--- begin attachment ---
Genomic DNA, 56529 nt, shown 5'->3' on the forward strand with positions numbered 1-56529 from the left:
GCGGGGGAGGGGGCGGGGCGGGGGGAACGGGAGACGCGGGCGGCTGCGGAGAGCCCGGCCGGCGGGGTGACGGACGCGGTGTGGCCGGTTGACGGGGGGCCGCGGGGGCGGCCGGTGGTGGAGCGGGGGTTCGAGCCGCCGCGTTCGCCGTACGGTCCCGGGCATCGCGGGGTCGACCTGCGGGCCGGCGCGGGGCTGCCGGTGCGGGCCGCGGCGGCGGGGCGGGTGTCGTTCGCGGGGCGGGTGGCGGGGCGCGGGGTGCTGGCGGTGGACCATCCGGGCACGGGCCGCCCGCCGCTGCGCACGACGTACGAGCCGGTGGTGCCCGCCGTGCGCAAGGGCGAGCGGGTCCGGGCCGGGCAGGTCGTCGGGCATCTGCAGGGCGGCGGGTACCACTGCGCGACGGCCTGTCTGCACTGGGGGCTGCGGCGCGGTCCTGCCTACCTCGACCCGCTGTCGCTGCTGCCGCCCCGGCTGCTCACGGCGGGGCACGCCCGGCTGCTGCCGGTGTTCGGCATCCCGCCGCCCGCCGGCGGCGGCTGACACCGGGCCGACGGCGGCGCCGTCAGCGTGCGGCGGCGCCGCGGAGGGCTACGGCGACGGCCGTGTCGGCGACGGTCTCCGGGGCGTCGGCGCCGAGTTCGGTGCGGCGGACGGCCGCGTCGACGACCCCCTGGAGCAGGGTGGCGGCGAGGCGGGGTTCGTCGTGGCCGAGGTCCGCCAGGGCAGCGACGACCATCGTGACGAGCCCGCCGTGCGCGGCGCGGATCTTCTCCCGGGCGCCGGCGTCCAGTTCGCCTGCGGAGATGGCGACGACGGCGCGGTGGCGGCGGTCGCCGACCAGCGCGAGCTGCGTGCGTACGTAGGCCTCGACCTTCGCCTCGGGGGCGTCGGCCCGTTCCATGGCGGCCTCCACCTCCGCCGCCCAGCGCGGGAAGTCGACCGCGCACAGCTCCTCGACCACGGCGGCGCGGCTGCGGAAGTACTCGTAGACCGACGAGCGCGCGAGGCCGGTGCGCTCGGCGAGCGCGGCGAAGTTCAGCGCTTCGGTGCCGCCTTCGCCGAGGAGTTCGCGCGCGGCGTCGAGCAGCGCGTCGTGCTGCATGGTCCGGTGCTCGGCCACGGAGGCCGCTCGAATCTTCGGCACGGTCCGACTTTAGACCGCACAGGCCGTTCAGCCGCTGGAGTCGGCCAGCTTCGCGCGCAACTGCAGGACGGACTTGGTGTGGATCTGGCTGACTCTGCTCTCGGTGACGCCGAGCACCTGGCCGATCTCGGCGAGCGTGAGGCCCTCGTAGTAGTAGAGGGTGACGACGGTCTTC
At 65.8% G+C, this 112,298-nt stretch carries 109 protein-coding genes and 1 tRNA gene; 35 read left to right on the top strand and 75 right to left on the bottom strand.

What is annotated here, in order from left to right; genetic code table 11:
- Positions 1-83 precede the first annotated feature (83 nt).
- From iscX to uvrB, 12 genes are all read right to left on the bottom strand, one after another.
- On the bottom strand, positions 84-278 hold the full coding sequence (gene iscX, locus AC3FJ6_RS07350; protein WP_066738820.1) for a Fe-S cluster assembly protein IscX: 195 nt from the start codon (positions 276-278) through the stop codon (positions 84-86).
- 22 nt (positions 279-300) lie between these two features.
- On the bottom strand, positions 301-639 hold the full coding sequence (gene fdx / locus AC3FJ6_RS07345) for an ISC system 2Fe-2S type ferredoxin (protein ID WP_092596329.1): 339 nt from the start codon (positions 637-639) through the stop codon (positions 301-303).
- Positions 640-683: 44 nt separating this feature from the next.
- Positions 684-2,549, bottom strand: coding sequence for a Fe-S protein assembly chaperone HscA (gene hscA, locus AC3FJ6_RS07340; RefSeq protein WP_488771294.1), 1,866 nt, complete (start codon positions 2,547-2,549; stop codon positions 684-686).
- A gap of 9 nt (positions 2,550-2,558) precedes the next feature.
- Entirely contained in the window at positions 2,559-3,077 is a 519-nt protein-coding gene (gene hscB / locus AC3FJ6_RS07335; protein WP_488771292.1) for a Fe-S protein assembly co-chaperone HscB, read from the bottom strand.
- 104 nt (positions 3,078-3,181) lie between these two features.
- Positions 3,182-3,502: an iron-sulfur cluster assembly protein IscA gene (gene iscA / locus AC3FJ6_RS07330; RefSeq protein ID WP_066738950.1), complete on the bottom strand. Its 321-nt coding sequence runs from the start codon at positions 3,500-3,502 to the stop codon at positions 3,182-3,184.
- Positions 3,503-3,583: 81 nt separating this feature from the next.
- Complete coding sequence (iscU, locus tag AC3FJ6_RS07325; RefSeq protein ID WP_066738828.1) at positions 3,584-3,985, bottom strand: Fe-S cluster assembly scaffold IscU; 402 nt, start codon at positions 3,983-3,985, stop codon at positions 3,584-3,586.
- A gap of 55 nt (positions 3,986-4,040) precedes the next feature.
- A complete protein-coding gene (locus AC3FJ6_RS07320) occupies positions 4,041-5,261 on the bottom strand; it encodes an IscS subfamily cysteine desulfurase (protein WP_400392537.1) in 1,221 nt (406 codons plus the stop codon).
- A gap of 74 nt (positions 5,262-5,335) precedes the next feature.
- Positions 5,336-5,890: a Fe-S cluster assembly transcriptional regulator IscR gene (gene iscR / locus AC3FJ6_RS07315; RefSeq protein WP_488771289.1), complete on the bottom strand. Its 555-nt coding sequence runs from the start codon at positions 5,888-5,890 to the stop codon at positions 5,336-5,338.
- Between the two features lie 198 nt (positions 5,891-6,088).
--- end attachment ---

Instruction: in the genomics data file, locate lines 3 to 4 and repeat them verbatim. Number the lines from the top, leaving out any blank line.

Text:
At 65.8% G+C, this 112,298-nt stretch carries 109 protein-coding genes and 1 tRNA gene; 35 read left to right on the top strand and 75 right to left on the bottom strand.

What is annotated here, in order from left to right; genetic code table 11: